- In the IELTS speaking exam, don’t prepare speeches on topics. You need to make sure you answer the specific question you are asked. Remember, you are not being tested on your general knowledge but on your ability to communicate well. Slow down and try to organise your ideas in a logical way.
- When the examiner asks you a question try to give as much detail as possible. Explain at least one point and remember to give your opinion. The examiner wants to hear you talk so give him plenty of opportunity!
12 tips for IELTS success
Published: December 19, 2011 Written by Alex for Tutor House
May 31, 2013
Technology and Education: A Match Made in Heaven?
The education industry has not yet caught up with the daily and continuous changes in technology. Technology has changed and continues to change the way we socialise, work, research, interact and learn.
Classroom based learning on the other hand, still incorporates note taking from white boards, reading through bulky textbooks and filling-in-the-gaps in hand out after hand out.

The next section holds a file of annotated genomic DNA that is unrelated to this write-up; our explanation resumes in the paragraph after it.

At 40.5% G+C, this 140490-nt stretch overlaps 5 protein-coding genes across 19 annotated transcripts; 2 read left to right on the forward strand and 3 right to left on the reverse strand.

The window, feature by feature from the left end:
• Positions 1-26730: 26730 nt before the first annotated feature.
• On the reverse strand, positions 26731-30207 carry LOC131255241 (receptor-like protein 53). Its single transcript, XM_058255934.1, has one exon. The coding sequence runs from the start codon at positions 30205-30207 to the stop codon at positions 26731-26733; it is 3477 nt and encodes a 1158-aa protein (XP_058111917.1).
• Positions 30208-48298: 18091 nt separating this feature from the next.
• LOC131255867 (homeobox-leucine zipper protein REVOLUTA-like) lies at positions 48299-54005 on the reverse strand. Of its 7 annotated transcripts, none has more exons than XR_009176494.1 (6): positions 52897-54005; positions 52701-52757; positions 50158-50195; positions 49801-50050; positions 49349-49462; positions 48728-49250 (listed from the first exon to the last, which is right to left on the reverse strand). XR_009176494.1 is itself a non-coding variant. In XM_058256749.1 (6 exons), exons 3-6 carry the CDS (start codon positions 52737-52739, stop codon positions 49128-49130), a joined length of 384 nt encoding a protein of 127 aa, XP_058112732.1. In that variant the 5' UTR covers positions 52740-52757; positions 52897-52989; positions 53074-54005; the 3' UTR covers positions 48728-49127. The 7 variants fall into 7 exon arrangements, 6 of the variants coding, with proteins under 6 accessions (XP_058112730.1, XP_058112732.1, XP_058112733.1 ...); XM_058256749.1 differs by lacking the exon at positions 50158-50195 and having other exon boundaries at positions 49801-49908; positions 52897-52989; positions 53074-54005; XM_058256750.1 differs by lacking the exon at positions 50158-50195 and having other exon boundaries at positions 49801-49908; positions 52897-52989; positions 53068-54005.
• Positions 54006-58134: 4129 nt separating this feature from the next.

Surely this has to change?
In a great number of schools and colleges (from my experience, and from what other tutors and teachers tell me), the education system takes time to evolve and changing the way children learn takes even longer.
I forget how many times I had to leave the classroom to photocopy something, to fetch a students’ homework or to acquire another board pen, ultimately wasting precious teaching time. I do, interesting, also remember during our ten-minute breaks, students would dive into their pockets to get their mobile phones and start Tweeting, ‘Facebooking’ and searching the web.
That is the nature of students now.
We should use this to our advantage in the classroom, in schools, during after school tuition time. We should provide a ‘service’ that is interactive, fun and exiting to use. Reducing the amount of paper-based material and having everything on portable tablets sounds great. Yes this would take time, but in theory once the material is uploaded, it can be accessed and updated in real time, over and over again.
Just think, a webpage or a database entry only has to be updated once to appear on a student’s screen – whereas a textbook would have to be reissued or at best photocopied again.